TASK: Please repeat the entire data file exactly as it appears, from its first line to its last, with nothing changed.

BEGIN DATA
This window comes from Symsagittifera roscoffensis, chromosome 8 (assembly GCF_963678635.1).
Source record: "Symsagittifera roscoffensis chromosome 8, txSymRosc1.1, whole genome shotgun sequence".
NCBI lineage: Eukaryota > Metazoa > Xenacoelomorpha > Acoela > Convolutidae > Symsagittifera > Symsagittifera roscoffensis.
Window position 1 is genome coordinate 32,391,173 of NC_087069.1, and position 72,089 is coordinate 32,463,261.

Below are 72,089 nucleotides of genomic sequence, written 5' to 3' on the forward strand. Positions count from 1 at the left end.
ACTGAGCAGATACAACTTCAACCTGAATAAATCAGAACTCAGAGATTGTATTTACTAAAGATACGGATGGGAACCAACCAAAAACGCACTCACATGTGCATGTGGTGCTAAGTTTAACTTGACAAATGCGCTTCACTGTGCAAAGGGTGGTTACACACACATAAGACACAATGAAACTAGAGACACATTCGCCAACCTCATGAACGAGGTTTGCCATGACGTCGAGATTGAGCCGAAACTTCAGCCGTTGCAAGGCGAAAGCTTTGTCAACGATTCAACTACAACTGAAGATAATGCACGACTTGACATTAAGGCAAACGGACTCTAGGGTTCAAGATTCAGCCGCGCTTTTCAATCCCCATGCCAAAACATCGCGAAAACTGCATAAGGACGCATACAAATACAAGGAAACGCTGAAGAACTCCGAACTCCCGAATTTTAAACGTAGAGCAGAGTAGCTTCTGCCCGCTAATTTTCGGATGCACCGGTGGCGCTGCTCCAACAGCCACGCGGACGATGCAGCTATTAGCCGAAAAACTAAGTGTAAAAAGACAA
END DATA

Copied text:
This window comes from Symsagittifera roscoffensis, chromosome 8 (assembly GCF_963678635.1).
Source record: "Symsagittifera roscoffensis chromosome 8, txSymRosc1.1, whole genome shotgun sequence".
NCBI lineage: Eukaryota > Metazoa > Xenacoelomorpha > Acoela > Convolutidae > Symsagittifera > Symsagittifera roscoffensis.
Window position 1 is genome coordinate 32,391,173 of NC_087069.1, and position 72,089 is coordinate 32,463,261.

Below are 72,089 nucleotides of genomic sequence, written 5' to 3' on the forward strand. Positions count from 1 at the left end.
ACTGAGCAGATACAACTTCAACCTGAATAAATCAGAACTCAGAGATTGTATTTACTAAAGATACGGATGGGAACCAACCAAAAACGCACTCACATGTGCATGTGGTGCTAAGTTTAACTTGACAAATGCGCTTCACTGTGCAAAGGGTGGTTACACACACATAAGACACAATGAAACTAGAGACACATTCGCCAACCTCATGAACGAGGTTTGCCATGACGTCGAGATTGAGCCGAAACTTCAGCCGTTGCAAGGCGAAAGCTTTGTCAACGATTCAACTACAACTGAAGATAATGCACGACTTGACATTAAGGCAAACGGACTCTAGGGTTCAAGATTCAGCCGCGCTTTTCAATCCCCATGCCAAAACATCGCGAAAACTGCATAAGGACGCATACAAATACAAGGAAACGCTGAAGAACTCCGAACTCCCGAATTTTAAACGTAGAGCAGAGTAGCTTCTGCCCGCTAATTTTCGGATGCACCGGTGGCGCTGCTCCAACAGCCACGCGGACGATGCAGCTATTAGCCGAAAAACTAAGTGTAAAAAGACAA